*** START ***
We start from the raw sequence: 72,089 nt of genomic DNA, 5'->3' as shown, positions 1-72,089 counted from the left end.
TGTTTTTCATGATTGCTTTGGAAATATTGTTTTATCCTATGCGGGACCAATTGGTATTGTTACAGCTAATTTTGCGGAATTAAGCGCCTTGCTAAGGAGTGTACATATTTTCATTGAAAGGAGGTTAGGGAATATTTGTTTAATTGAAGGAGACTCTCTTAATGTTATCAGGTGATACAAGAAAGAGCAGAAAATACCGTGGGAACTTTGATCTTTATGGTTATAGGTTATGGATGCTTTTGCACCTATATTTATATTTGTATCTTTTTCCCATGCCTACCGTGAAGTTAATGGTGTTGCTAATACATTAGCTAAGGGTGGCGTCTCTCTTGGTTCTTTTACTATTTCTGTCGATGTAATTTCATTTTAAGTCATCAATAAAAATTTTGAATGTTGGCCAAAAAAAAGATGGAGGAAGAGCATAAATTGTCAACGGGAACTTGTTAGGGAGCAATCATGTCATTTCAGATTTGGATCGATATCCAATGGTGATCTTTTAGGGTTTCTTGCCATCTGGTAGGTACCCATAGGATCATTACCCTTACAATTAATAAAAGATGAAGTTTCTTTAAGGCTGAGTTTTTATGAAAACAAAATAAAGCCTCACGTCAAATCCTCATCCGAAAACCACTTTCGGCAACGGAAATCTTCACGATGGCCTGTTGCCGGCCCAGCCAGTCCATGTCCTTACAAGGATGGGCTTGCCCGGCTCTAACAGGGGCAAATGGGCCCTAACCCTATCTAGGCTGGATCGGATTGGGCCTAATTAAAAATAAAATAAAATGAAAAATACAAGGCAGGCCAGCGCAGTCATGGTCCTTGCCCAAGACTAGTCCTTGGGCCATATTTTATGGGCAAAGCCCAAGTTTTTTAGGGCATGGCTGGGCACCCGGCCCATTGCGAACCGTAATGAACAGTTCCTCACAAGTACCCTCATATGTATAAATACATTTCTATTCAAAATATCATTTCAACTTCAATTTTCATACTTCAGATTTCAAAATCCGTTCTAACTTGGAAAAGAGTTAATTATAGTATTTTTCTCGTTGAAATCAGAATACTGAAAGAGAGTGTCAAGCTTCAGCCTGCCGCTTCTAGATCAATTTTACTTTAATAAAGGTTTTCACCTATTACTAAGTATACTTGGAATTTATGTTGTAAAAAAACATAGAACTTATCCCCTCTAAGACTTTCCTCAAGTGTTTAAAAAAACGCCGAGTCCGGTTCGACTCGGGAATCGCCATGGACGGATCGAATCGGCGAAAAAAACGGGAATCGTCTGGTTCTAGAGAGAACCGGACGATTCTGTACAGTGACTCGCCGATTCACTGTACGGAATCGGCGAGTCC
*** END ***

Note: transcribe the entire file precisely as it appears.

We start from the raw sequence: 72,089 nt of genomic DNA, 5'->3' as shown, positions 1-72,089 counted from the left end.
TGTTTTTCATGATTGCTTTGGAAATATTGTTTTATCCTATGCGGGACCAATTGGTATTGTTACAGCTAATTTTGCGGAATTAAGCGCCTTGCTAAGGAGTGTACATATTTTCATTGAAAGGAGGTTAGGGAATATTTGTTTAATTGAAGGAGACTCTCTTAATGTTATCAGGTGATACAAGAAAGAGCAGAAAATACCGTGGGAACTTTGATCTTTATGGTTATAGGTTATGGATGCTTTTGCACCTATATTTATATTTGTATCTTTTTCCCATGCCTACCGTGAAGTTAATGGTGTTGCTAATACATTAGCTAAGGGTGGCGTCTCTCTTGGTTCTTTTACTATTTCTGTCGATGTAATTTCATTTTAAGTCATCAATAAAAATTTTGAATGTTGGCCAAAAAAAAGATGGAGGAAGAGCATAAATTGTCAACGGGAACTTGTTAGGGAGCAATCATGTCATTTCAGATTTGGATCGATATCCAATGGTGATCTTTTAGGGTTTCTTGCCATCTGGTAGGTACCCATAGGATCATTACCCTTACAATTAATAAAAGATGAAGTTTCTTTAAGGCTGAGTTTTTATGAAAACAAAATAAAGCCTCACGTCAAATCCTCATCCGAAAACCACTTTCGGCAACGGAAATCTTCACGATGGCCTGTTGCCGGCCCAGCCAGTCCATGTCCTTACAAGGATGGGCTTGCCCGGCTCTAACAGGGGCAAATGGGCCCTAACCCTATCTAGGCTGGATCGGATTGGGCCTAATTAAAAATAAAATAAAATGAAAAATACAAGGCAGGCCAGCGCAGTCATGGTCCTTGCCCAAGACTAGTCCTTGGGCCATATTTTATGGGCAAAGCCCAAGTTTTTTAGGGCATGGCTGGGCACCCGGCCCATTGCGAACCGTAATGAACAGTTCCTCACAAGTACCCTCATATGTATAAATACATTTCTATTCAAAATATCATTTCAACTTCAATTTTCATACTTCAGATTTCAAAATCCGTTCTAACTTGGAAAAGAGTTAATTATAGTATTTTTCTCGTTGAAATCAGAATACTGAAAGAGAGTGTCAAGCTTCAGCCTGCCGCTTCTAGATCAATTTTACTTTAATAAAGGTTTTCACCTATTACTAAGTATACTTGGAATTTATGTTGTAAAAAAACATAGAACTTATCCCCTCTAAGACTTTCCTCAAGTGTTTAAAAAAACGCCGAGTCCGGTTCGACTCGGGAATCGCCATGGACGGATCGAATCGGCGAAAAAAACGGGAATCGTCTGGTTCTAGAGAGAACCGGACGATTCTGTACAGTGACTCGCCGATTCACTGTACGGAATCGGCGAGTCC